Indiana employers should be aware of changes to the FMLA regulations. Under new proposed changes to the FMLA regulations, employees would be able to use their accrued vacation and personal leave time as well as their paid time off (PTO) as part of their FMLA leave.
The change would be to the portion of the regulations regarding “substitution of paid leave” for FMLA.
This is just one of several proposed changes employers could expect under the proposed new FMLA regulations that were announced by the U.S. Department of Labor on February 11, 2008.
Employers may comment on the changes until April 11, 2008. After that date, the new regulations go into effect. To add a comment, click this link and then type in the keywords “Family and Medical Leave Act,” being sure to include the quotes. It is important for employers to understand that their comments and contact information will be visible to the public.
The “substitution of paid leave for FMLA” works in this way. The Act stipulates that employers are not required to pay workers who are taking FMLA leave. Workers may, however, take their accrued paid sick time concurrently with their FMLA now. Employers, in turn, may require that employees take the sick time concurrently with FMLA.
Under the new regulations proposed by the U.S Department of Labor, employees would be allowed to use not only sick time, but accrued vacation and personal leave, and paid time off (PTO), as part of their FMLA leave, provided they meet all of their employer’s criteria for taking paid leave. Employers may require workers to use all of their accrued paid time off as part of FMLA leave.
As an example, employee Ron has accumulated 10 weeks of paid time off, namely 3 weeks of personal leave, 5 weeks of vacation time, and 2 weeks of sick time. Under the existing rules, he could only take the 2 weeks of sick time as part of FMLA. Under the proposed changes, however, he would be allowed to use all 10 accumulated weeks of paid leave as FMLA.
More Indiana FMLA Changes
A public comment period continues until April 11, 2008 on proposed changes to the FMLA rules.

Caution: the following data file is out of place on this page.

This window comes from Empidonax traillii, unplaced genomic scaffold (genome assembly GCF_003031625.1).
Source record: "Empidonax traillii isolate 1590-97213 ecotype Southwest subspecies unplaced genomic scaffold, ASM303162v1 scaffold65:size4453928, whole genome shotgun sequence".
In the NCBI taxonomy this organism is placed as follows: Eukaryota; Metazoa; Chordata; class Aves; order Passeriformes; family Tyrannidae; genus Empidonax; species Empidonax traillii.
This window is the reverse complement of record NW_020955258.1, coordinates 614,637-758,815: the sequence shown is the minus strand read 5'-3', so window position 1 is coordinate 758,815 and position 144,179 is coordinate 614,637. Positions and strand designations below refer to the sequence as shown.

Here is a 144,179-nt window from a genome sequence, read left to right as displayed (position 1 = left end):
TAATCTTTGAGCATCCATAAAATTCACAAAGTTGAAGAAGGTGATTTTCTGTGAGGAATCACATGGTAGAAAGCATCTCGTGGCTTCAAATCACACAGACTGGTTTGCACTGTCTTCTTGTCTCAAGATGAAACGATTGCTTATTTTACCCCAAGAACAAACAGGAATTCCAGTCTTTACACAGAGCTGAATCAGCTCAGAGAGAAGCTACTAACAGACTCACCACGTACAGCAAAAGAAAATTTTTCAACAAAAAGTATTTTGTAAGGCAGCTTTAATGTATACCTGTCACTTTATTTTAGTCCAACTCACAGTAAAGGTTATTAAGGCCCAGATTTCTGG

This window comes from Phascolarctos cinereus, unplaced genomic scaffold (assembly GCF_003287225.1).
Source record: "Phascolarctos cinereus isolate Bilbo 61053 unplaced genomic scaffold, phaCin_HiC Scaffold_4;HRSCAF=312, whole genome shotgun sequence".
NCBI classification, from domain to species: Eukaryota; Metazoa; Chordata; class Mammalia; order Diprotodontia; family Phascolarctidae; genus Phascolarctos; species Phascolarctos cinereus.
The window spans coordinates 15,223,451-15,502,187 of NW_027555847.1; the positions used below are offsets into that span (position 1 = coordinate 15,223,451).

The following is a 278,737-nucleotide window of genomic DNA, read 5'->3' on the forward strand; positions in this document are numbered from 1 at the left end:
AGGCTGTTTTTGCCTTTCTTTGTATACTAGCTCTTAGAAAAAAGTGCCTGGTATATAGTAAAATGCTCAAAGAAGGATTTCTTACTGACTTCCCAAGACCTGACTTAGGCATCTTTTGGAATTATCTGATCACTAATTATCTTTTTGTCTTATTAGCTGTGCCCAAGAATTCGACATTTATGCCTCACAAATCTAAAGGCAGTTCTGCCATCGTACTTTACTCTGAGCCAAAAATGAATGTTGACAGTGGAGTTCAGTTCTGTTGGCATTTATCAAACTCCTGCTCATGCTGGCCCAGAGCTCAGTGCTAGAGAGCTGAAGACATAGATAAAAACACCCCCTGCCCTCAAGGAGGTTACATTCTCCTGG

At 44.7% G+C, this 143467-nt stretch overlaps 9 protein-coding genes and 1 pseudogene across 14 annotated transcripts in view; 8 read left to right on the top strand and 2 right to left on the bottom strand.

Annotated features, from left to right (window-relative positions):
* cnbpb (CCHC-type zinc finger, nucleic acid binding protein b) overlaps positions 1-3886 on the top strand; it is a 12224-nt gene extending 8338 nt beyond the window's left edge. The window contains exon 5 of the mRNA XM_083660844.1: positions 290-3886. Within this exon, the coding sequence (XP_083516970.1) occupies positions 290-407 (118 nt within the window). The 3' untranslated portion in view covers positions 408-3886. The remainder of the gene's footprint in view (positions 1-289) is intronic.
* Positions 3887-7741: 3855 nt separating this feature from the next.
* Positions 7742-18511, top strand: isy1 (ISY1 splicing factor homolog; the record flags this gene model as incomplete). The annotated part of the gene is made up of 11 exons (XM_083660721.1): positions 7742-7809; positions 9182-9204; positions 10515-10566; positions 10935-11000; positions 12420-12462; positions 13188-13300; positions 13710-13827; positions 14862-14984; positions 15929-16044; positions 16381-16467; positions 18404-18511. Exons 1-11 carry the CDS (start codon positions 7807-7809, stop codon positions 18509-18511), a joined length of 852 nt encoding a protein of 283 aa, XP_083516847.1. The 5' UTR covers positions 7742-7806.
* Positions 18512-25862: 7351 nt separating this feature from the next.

The Labor Department announced the proposed rule changes on February 11, 2008, and on April 11 they will be published as final, giving them the force of law. All employers must then comply with the new rules.
Some of the changes proposed include regulations that apply to the idea of an employee’s “serious health condition” and the process for medically certifying that condition.
The FMLA allows workers to take up to 12 weeks of unpaid leave annually in the event of a “serious medical condition” in the employee or his or her immediate family. Employers may require medical certification to prevent abuse of the Act. Employers may sometimes require a second or third opinion, provided they pay for them.
The new rule preserves 6 definitions of “serious medical condition” and provides guidance on 2 terms. An existing definition of “serious medical condition” requires 3 consecutive days of incapacity and “two visits to a health care provider.” The term “two visits” is undefined, and could be 2 visits in a month or a year. The new rules clarify that, saying the visits must take place within 30 days of the incapacity period.
Victoria Lipnic of the Labor department says the changes follow “a thoughtful, careful process that included a Request for Information with 15,000 public comments in 2006, many conversations with stakeholders, and the department’s experience in administering and enforcing the law.”
Other changes include a ruling on the “Ragsdale decision” on employer penalties and say light duty should not be counted as FMLA leave. They clarify an employee’s right to settle FMLA cases out of court, allow employers to deny “Perfect Attendance Awards” to workers who have taken FMLA leave, and permit the substitution of paid leave under some conditions. They would also change the “fitness-for-duty” certification for returning to work.
“It’s time to update these regulations,” said the Labor Department’s Lipnic, who added that the changes will also clear up some issues not anticipated when the FMLA was first approved.